"He has shown you, o man, what is good; And what does the Lord require of you but to do justly, to love mercy and to walk humbly with your God?" Micah 6:8
Something that you seem to hear alot about while living in the UK is the concept of fair trade and social justice. I think this is a great thing. Just recently on the BBC News, there was a group of school children that were investigating the chocolate trade in Africa and how chocolate companies use child slave labor. The children were then allowed to question a leader in the chocolate industry in Britain about the policies. She answered their questions with honesty and respect. Fair trade is a big thing here as well. And if the option is available for me here, I usually purchase the fair trade choice instead of the alternative.
Our church here is involved in social justice issues as well. And I guess because of these two things and the fact that I'm reading through the Old Testament (Proverbs right now...today I remember lots of verses about honest scales and justice and righteousness), I'm thinking a lot about how the choices that we make as a family affect those in other countries and situations. And I'm considering the fact that if I do indeed call myself a follower of Jesus, how exactly does that bear itself out when it comes to the way that I use financial resources?
Tonight we had a conversation at the dinner table about these matters. Now, you might think this funny, but my little ones understood social justice on some level when we were finished with this discussion. But what is even more important to me is that I saw in their little hearts a tenderness toward people in difficult circumstances. The conversation went something like this:
Me: "Hey guys, I've been thinking about something lately. You know, there are lots of little children all over the world that don't have food or clothes or homes or parents to take care of them."
Me: "Well, I've been reading in the Bible lately about how God is a 'just' God. Do you know what that means?"
Children: "No, mommy. What does that mean?"
Me: "Well, it sort of means 'fairness'. God wants people that have things to share with people that don't. In fact, that's why God blesses people with things --so that they can share with others. God wants governments to be just and fair. He wants rich people and poor people to be treated equally, which often isn't the case."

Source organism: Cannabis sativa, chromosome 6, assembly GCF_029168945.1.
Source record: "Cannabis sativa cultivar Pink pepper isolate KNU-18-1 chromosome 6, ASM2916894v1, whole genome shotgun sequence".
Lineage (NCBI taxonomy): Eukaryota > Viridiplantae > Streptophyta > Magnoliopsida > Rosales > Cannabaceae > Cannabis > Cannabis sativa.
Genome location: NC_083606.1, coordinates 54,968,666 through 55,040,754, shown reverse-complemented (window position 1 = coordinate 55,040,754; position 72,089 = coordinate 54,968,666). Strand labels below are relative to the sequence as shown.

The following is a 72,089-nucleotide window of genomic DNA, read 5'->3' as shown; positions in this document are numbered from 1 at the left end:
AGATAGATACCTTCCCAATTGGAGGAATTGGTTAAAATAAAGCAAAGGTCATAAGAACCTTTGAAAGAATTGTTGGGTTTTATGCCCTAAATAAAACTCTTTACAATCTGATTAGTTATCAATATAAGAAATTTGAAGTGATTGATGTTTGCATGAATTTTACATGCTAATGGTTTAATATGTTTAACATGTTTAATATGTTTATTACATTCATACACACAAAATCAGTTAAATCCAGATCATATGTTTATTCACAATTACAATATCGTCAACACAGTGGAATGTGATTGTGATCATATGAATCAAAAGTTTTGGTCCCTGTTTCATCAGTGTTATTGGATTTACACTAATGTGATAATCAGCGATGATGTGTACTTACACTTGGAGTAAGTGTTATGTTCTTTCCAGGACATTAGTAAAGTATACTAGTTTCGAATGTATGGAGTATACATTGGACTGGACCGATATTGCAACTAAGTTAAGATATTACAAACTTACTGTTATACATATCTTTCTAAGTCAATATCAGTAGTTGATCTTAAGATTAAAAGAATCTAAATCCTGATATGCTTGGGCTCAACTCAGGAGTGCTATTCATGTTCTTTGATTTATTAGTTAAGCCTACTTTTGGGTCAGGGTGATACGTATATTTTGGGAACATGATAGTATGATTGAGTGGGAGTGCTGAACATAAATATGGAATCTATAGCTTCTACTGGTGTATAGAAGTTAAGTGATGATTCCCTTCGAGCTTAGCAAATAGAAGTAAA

Children: "Oooohhh." (This really appealed to them as they LOVE things to be fair.)
Me: "And guys, do you know what I was thinking? I was thinking about all of the stuff that we have. We really have way too much stuff. So many toys that we don't play with them. And I've been thinking about the Build-A-Bears. I love the Build-A-Bears and they are fun. It's fun to buy them new clothes and things, but guys, do you think it's okay for our pretend teddy bears to have lots of clothes when real children all over the world don't have any clothes at all, much less toys like bears to dress up?"
Children (With great disdain): "No, mommy! That's sad that kids don't have clothes."
Me: "Yes, I agree. So, guys, we're not going to be buying anymore teddy bear clothes unless it's a really, really special occaision, okay? But what we're going to do is buy clothes for real children instead. Children that really need clothes, unlike our teddy bears, who really don't need clothes. Okay guys?"
They were so excited. Folks, they got it. These little people were so empathetic towards their fellow little people across the globe. What happens to us as we get older? Why do we forget this?
You see folks, I'm not here pretending that choosing not to buy more teddy bear clothes is an answer to the problem, and that is part of what I think we get wrapped up in. And I most certainly am not here to pat our family on the back. If anything, we should be ashamed that we haven't done more and sooner. I know that the problem is HUGE, so much bigger than any one individual or group could solve. But what I do think is that in the realization of our smallness, we get paralyzed. I know that I do. And I think that one little person doing one little thing can't make a difference. But that is a lie. One little person can make a difference for one other person, even if just one time. And, I dare say, for a lifetime if truly committed.
I've been asking myself lately, "Do I really need more stuff?!" See, my non-Jesus-y self likes my stuff. But, as I look at my latest purchases lately, I don't get joy out of them like I used to. It seems that lately, I can't enjoy a new ring or purse or candle when I know that things like this are going on. Every day. Knowing Jesus compels me to want to be a part of the solution. And I'm definitely going to be thinking and writing more about this. How about you?